UPDATE on Reverend Dary's condition: He is resting comfortably at UW Hospital - he has had heart issues in the past and things are looking O.K. for now. He will have a stress test tomorrow - He is in good spirits. (Great news!)
The minister, a gentle man named Rev. Carter Dary, sits in his zip tie cuffs, says he isn't feeling well, is having chest pains. Nitro, nitro… this man needs his nitro! He's not well, and he needs his nitro. The policeman in charge of collaring and cuffing errant Lutheran clergy put it in his palm. But he's handcuffed, see, and he can't get the pill into his mouth. He fumbles, but the pill doesn't reach its target. Too many zip ties are in the way. The policeman puts it under his tongue for him, like some weird reverse benediction. Things seem better. Rev. Dary tells the policeman that he has no family or friends to be contacted, and the policeman leaves the processing room.
But then the softspoken Reverend suddenly slumps where he sits, head against a pillar, eyes closed. A woman next to him, also in detainment tries to nudge him. He doesn't move. She yells for the police. Irving, stalwart Solidarity Singer already arrested too many times to count, also sits next to him in detainment. The police come and try to get the Reverend to respond. The police finally call EMS. It takes forever for the ambulance to arrive. Everyone waits and waits, Mr. Dary inert, folded over like too much laundry. Irving and the woman who nudged Mr. Dary, begin to recite the Lord's Prayer out loud. They think the Reverend is dying. The police, tell them to be quiet, to quit praying out loud. The police try to stop them from praying out loud to a semi conscious minister! They continue reciting the Lord's Prayer. Five to ten minutes after they call the ambulance, the police take the Reverend's handcuffs off.
Perhaps an ordained minister apparently having a cardiac event might be trusted to not run off? The police try to ascertain his condition. Can he recite scripture? He only gets out the first line of the Lord's Prayer.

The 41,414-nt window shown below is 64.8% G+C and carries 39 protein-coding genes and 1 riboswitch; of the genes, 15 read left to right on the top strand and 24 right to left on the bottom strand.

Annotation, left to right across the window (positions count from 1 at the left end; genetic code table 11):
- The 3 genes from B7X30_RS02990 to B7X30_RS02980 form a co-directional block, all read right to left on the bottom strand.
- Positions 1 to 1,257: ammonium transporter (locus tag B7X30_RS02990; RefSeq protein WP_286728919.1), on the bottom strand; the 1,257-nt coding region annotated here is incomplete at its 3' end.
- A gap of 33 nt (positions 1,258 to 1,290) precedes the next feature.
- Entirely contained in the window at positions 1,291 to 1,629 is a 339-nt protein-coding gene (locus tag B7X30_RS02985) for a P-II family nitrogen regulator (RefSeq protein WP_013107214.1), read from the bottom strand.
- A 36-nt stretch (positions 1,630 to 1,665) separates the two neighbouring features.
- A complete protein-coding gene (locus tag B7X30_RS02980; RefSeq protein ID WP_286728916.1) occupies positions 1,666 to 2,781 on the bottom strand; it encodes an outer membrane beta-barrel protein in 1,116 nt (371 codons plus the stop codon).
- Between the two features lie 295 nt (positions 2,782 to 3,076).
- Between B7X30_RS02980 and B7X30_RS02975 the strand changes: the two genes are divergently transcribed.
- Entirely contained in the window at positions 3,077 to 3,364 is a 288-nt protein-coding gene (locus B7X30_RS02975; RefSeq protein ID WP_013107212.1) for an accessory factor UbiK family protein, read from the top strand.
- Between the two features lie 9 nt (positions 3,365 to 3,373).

The ambulance finally arrives. Mr. Dary is loaded and they slowly drive off. Slowly driving off is a good sign, and we all pray he is well.
"Yesterday, when they cuffed a young lady and dragged her out of here, I followed the police and her because she was bent over crying and I said, "Where are you taking her?" and they wouldn't answer me. When they finally answered me, they said, "We are taking her down to a holding cell downstairs." And I said, "A holding cell downstairs? Where downstairs?" And they said, "In the basement." And I said, "Okay, I'm just gonna go down there." And they said, "No, you're not!" and I said, "Why not? It's a public building and I can go where I want!" And they said, "You're not going down there!" And I said, "Yes I am!" Then a very large guy, very threatening in the way they look…This was minutes before he was arrested, forcibly escorted to the holding area, where he sat in zip cuffs, and complained that he wasn't feeling well, having chest pains and needing some attention. Nitro, nitro… this man needs nitro! He is not well and he needs nitro. The policeman in charge of arrested errant Lutheran clergy put it in his hand, but the Reverend can't reach it to his mouth, see, because his hands are so tightly cuffed...
(And hère hé points to a lurking police officer who quickly moves out of camera view)
...They form a cordon around the stairs. They would not allow me, an ordained Chaplain and Pastor, down there to give comfort and prayer to these people. I feel like my Constitutional Rights have been violated. Seriously."